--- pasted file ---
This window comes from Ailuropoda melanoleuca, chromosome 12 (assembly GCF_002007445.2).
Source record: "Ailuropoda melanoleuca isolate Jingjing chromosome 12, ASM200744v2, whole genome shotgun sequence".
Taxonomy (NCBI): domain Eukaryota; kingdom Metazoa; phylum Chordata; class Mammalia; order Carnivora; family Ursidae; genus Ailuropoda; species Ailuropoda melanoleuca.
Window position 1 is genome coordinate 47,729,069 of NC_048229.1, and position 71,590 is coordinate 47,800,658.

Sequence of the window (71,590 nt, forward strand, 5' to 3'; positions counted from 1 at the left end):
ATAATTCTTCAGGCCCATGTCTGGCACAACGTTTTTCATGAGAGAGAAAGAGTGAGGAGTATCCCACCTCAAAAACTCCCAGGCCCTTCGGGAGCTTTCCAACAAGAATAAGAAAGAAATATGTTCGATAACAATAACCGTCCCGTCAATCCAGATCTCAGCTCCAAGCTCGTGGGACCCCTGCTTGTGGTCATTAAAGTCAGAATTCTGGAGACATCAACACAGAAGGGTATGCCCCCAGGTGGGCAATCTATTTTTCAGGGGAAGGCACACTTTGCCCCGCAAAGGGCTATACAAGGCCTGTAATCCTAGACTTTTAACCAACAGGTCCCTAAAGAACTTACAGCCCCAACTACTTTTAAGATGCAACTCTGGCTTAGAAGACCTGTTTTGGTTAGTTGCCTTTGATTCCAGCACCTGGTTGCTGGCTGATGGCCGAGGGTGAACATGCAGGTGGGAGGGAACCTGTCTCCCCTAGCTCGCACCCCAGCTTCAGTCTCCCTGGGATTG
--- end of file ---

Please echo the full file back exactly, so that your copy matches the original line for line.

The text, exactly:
This window comes from Ailuropoda melanoleuca, chromosome 12 (assembly GCF_002007445.2).
Source record: "Ailuropoda melanoleuca isolate Jingjing chromosome 12, ASM200744v2, whole genome shotgun sequence".
Taxonomy (NCBI): domain Eukaryota; kingdom Metazoa; phylum Chordata; class Mammalia; order Carnivora; family Ursidae; genus Ailuropoda; species Ailuropoda melanoleuca.
Window position 1 is genome coordinate 47,729,069 of NC_048229.1, and position 71,590 is coordinate 47,800,658.

Sequence of the window (71,590 nt, forward strand, 5' to 3'; positions counted from 1 at the left end):
ATAATTCTTCAGGCCCATGTCTGGCACAACGTTTTTCATGAGAGAGAAAGAGTGAGGAGTATCCCACCTCAAAAACTCCCAGGCCCTTCGGGAGCTTTCCAACAAGAATAAGAAAGAAATATGTTCGATAACAATAACCGTCCCGTCAATCCAGATCTCAGCTCCAAGCTCGTGGGACCCCTGCTTGTGGTCATTAAAGTCAGAATTCTGGAGACATCAACACAGAAGGGTATGCCCCCAGGTGGGCAATCTATTTTTCAGGGGAAGGCACACTTTGCCCCGCAAAGGGCTATACAAGGCCTGTAATCCTAGACTTTTAACCAACAGGTCCCTAAAGAACTTACAGCCCCAACTACTTTTAAGATGCAACTCTGGCTTAGAAGACCTGTTTTGGTTAGTTGCCTTTGATTCCAGCACCTGGTTGCTGGCTGATGGCCGAGGGTGAACATGCAGGTGGGAGGGAACCTGTCTCCCCTAGCTCGCACCCCAGCTTCAGTCTCCCTGGGATTG